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How to Play Omaha Poker

How to Play Omaha Poker
by K. Swope of Predictem.com

Omaha Poker uses a similar template as Hold’em poker in which the game has a small and big blind with a three card flop, a one card turn, and a single card river. However, this is where the similarity ends. In Omaha it is possible to seat ten people at one table; although, it is more common to see only nine since many players frown upon the idea of too many cards being dealt from the deck.

To begin the game a button is used to designate the dealer with the two players left of the dealer posting the small and big blinds, respectively. Each player is dealt four cards face down and this is followed by a round of betting. In Omaha, a player must use two cards of the four in their hand and three cards from the community board to make the best five-card hand possible. Players may not use more or less than two cards from their hands. This is very important when determining if a player has made a straight, flush, or full house.

After the round of betting commences; the dealer “burns” or throws away one card face down and turns over three cards face up that represent “the flop” of community cards that every player may use.

A second round of betting takes place after which the dealer again burns one card face down and turns one card face up which represents “the turn” or fourth community card.

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Another round of betting is made. The dealer then burns one last card and places the final community card face up, also known as the river, or fifth street.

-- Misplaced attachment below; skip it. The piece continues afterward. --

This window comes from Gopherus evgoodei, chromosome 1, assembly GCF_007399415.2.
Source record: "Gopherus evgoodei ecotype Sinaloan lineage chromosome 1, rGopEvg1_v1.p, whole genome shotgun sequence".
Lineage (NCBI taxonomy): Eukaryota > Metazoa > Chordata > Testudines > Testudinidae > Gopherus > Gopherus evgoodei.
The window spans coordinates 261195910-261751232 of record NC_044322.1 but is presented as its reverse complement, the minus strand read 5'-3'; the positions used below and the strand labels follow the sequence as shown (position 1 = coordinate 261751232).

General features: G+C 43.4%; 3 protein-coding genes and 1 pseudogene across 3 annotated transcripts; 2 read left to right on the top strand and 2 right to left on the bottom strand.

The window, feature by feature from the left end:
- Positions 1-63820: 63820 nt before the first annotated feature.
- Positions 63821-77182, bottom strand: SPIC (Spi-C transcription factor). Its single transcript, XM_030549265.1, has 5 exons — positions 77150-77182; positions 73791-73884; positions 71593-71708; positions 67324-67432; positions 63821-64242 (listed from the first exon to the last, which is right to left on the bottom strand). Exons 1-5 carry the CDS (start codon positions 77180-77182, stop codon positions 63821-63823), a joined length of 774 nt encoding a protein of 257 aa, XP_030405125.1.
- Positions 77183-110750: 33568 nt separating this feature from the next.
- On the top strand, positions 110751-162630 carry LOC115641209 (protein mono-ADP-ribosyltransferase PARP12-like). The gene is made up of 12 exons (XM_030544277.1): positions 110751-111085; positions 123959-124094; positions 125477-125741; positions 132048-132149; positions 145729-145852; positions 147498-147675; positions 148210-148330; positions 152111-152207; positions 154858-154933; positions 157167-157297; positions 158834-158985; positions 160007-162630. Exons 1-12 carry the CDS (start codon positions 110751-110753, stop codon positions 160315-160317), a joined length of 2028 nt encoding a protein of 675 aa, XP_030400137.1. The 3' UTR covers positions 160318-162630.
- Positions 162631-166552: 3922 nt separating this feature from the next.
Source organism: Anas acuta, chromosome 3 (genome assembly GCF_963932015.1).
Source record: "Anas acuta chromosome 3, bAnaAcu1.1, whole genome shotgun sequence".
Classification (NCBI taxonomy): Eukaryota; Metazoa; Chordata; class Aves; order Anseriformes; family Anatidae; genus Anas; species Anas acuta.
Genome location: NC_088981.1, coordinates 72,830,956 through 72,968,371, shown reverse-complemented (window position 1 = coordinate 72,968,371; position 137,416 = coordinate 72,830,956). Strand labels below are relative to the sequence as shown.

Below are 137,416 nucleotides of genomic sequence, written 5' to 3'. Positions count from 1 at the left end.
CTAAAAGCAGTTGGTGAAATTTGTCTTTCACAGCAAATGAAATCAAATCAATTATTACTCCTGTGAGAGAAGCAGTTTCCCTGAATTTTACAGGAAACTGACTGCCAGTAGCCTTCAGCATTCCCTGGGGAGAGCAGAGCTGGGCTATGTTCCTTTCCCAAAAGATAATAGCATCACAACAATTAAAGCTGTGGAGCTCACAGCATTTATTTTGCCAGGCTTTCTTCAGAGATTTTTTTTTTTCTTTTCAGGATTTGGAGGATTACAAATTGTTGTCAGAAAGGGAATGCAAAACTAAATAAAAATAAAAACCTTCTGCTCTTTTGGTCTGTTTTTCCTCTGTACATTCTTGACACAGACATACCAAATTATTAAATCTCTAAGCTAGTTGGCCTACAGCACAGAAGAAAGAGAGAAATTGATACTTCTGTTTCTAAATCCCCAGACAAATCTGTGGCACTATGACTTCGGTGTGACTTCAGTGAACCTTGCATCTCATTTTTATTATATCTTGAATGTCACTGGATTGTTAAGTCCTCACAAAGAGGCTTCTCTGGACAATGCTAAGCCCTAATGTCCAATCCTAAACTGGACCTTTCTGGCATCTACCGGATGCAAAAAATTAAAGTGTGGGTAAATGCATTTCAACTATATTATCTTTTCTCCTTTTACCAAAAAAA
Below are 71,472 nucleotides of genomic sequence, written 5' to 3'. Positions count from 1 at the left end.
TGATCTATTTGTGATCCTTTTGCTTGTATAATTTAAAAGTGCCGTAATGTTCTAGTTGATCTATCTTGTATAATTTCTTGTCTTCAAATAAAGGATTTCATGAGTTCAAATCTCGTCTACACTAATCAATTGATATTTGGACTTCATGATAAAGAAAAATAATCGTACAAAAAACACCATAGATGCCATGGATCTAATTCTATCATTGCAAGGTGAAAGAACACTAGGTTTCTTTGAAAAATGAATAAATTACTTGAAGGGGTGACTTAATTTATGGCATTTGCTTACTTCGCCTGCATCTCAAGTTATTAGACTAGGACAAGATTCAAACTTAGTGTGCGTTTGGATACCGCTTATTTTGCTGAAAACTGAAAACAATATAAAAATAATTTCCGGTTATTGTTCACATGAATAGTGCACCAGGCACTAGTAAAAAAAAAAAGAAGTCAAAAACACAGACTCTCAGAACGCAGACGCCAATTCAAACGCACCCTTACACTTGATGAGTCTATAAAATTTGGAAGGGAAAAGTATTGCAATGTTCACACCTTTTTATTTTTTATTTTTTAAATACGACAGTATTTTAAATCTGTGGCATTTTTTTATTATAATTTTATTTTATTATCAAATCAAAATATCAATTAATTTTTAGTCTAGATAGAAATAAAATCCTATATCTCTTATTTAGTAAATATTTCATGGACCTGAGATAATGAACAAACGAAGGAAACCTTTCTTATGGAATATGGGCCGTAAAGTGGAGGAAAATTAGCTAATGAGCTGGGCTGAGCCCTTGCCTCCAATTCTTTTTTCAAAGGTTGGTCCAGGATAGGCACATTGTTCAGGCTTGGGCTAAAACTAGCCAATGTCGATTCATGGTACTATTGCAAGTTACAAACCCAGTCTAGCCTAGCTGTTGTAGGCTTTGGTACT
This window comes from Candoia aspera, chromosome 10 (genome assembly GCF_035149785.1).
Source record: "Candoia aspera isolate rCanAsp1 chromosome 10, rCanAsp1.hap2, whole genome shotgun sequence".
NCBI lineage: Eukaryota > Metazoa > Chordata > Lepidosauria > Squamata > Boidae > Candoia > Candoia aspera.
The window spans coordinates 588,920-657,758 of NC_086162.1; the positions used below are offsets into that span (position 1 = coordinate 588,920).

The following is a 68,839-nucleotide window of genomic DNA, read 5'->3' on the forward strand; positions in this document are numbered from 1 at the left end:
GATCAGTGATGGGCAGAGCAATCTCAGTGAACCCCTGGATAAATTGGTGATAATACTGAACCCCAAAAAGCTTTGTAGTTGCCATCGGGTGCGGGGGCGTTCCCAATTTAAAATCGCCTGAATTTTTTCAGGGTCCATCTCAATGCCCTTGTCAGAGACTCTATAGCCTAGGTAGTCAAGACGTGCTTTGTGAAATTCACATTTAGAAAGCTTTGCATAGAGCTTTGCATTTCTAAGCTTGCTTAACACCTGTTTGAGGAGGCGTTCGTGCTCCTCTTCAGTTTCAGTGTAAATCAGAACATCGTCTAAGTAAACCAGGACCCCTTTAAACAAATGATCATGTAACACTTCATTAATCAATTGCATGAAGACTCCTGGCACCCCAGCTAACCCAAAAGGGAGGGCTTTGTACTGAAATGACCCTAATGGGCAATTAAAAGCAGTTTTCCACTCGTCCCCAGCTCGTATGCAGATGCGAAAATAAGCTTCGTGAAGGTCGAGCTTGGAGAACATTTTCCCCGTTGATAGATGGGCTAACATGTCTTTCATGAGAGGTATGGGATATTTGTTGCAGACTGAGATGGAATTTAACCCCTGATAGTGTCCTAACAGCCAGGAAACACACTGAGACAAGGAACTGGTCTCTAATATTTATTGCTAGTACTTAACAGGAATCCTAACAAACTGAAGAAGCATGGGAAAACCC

A final round of betting is made and the remaining players reveal their hands to determine a winner.

The standard ranking of poker is used in Omaha with a Royal Flush being the best possible made hand, down to just a high card as the lowest. There are several circumstances in Omaha that may become confusing when trying to create your five-card hand. A few examples of this might include, the community cards showing four cards of a similar suit such as four spades. In order to have a flush in this instance you must still hold at least two spades in your hand.

Another common misconception is when the board shows three-of-a-kind. Holding a pocket pair in this occurrence equals a full-house. However, having a pair by means of the community board does not equal a full-house. If you do not have a pocket pair, or any other combination of cards that are higher than three-of-a-kind; your hand will be read as having three-of-a-kind with the two highest cards in your hand representing kickers.

Finally, be sure that when you have three or four linking straight cards in your hand that the community board still has three linking cards that you can use to make a straight. It is very possible to get confused by this especially if only two community cards link you to a straight and you perceive incorrectly that three cards in your hand may be played.

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